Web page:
The first three code blocks are fine. However, we next will define a loop in step 4 and create a series of sub-steps that will execute the loop. We have most of these steps defined already in 4, 5a and 5b. First, we will execute the test to see if we have found “Mantle”. If not, we will redefine the limits as we did in 5a and 5b above and cycle around until the finished flag is TRUE. Then we will print the results and a counter to show how many iterations the binary search took.

1. Read file players_list.rds into memory as players
2. Put players in alphabetical order with sort or arrange
3. Count the number of entries in the list and divide the total by 2
4. Enter a while loop that continues until finished becomes TRUE
4a. Test to see if the middle_entry equals “Mantle”. If so, report the result and end the program
4b. If “Mantle” is greater than the chosen item, define new lower_limit of the list as the chosen item + 1 and leave the upper_limit as it was
4c. If “Mantle” is lesser than the chosen item, define leave the lower_limit the same and change the upper_limit to be the previously chosen item – 1
4d. Calculate new size of the remaining list
4e. Calculate a new middle_entry to test in step 4a
4f. Update the entries tested by the binary search in the variable guesses
4g. Repeat the loop until finished is TRUE.

Now, we can go ahead and write the code incorporating the statements from our old program structure. Note that I have repeated some of the variable initializations we stated above so this code block will run correctly without reference to code blocks 4 and 5 above.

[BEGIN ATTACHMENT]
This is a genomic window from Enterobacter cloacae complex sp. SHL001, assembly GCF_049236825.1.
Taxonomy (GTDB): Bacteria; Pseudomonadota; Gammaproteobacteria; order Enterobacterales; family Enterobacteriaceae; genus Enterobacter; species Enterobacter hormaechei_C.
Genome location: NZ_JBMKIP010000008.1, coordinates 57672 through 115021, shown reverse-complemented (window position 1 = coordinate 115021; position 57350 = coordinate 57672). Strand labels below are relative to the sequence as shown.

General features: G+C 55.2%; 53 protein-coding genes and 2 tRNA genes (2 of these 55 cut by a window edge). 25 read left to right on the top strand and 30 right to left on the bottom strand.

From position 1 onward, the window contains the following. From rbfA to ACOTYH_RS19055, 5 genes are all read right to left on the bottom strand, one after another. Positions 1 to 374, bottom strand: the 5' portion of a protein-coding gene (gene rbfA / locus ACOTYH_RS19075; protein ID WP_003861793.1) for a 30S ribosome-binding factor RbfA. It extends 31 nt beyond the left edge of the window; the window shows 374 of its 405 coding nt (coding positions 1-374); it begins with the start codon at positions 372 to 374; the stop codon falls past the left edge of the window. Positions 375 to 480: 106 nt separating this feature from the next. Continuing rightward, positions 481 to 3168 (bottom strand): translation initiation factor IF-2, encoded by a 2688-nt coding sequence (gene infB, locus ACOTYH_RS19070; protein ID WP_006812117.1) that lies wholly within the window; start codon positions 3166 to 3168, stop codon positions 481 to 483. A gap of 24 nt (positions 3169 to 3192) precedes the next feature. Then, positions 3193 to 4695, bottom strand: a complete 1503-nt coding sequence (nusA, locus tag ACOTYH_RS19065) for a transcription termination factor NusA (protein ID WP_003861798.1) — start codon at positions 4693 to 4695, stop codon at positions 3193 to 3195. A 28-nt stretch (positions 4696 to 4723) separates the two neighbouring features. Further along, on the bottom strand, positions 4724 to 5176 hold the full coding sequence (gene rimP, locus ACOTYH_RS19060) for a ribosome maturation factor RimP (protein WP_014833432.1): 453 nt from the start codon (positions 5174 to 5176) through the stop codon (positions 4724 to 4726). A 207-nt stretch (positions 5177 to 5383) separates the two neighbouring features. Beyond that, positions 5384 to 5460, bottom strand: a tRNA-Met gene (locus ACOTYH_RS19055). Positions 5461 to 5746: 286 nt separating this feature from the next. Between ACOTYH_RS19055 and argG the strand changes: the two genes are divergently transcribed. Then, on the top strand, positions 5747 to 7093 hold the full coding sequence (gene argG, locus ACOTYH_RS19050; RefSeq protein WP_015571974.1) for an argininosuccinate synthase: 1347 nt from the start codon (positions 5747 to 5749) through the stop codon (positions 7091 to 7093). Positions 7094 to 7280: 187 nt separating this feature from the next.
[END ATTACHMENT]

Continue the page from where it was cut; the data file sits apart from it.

### Code Block 4 Revised – Loop Structure

```# Initializing variables
size <- length(players)
lower_limit <- 1
upper_limit <- size
middle_entry <- size %/% 2
finished <- FALSE
iter <- 1
guesses <- middle_entry

# loop
while (!finished) { # keep repeating until finished == TRUE
if (players[middle_entry] == target) { # passes test; go to end
print(paste(target, "is entry number", middle_entry, "in the list."))
print(paste("We used", iter, "iterations to find the target."))
finished <- TRUE
}
else { # Needs additional iteration
iter <- iter + 1 # increase iteration counter
ifelse(target > players[middle_entry],               # test
lower_limit <- middle_entry + 1,  # TRUE
upper_limit <- middle_entry - 1)  # FALSE
new_size <- upper_limit - lower_limit + 1
# 1 needed to include both end points
middle_entry <- lower_limit + (new_size %/% 2)
guesses <- c(guesses, middle_entry) # tally what inidices chosen
}
}

##  "Mantle is entry number 275 in the list."
##  "We used 9 iterations to find the target."```

## We Did It! Mission Accomplished

We have found my childhood hero in our list of players. It took 9 iterations to hit the name. The guesses were 250, 376, 313, 282, 266, 274, 278, 276, 275. If you run this program on your system, you will see that it runs very fast. However, it is very inefficient. I have opted for clarity over speed in every case I could so the reader can have a clearer idea of what decisions I made and how I implemented them. I also did not encapsulate our procedures in functions that make repeated uses of blocks of code easier to manage. I would normally do that.

How to achieve efficient, faster running code is the subject for a future lesson.

## If You Want to Play with This Program

I have stored three files on GitHub in my repository MADBlog so you can manipulate the program as well. The first is the program itself as I’ve laid it out here: bin_search_program.R. The second is the 500 name player list: players_list.rds. The third is the 5,000 name player list: big_player_list.rds. Click on the file names in the list and you can download the files. If you are not familiar with GitHub, you will need to click on “Raw” button when you open the bin_search_program.R file. The other two files will download directly. Also, if you are unfamiliar with GitHub and work with data science or programming, don’t miss out on this valuable resource that facilitates version control and simple file transmission for others.

If you want to explore this code further, I can recommend two options. First, have a look at the names in the list with the command players. This will print out on your console the full list of five hundred names. Pick one and modify the target variable to that name. Then run the Code Block 4 Revised again and see how many iterations it took to find the name you chose.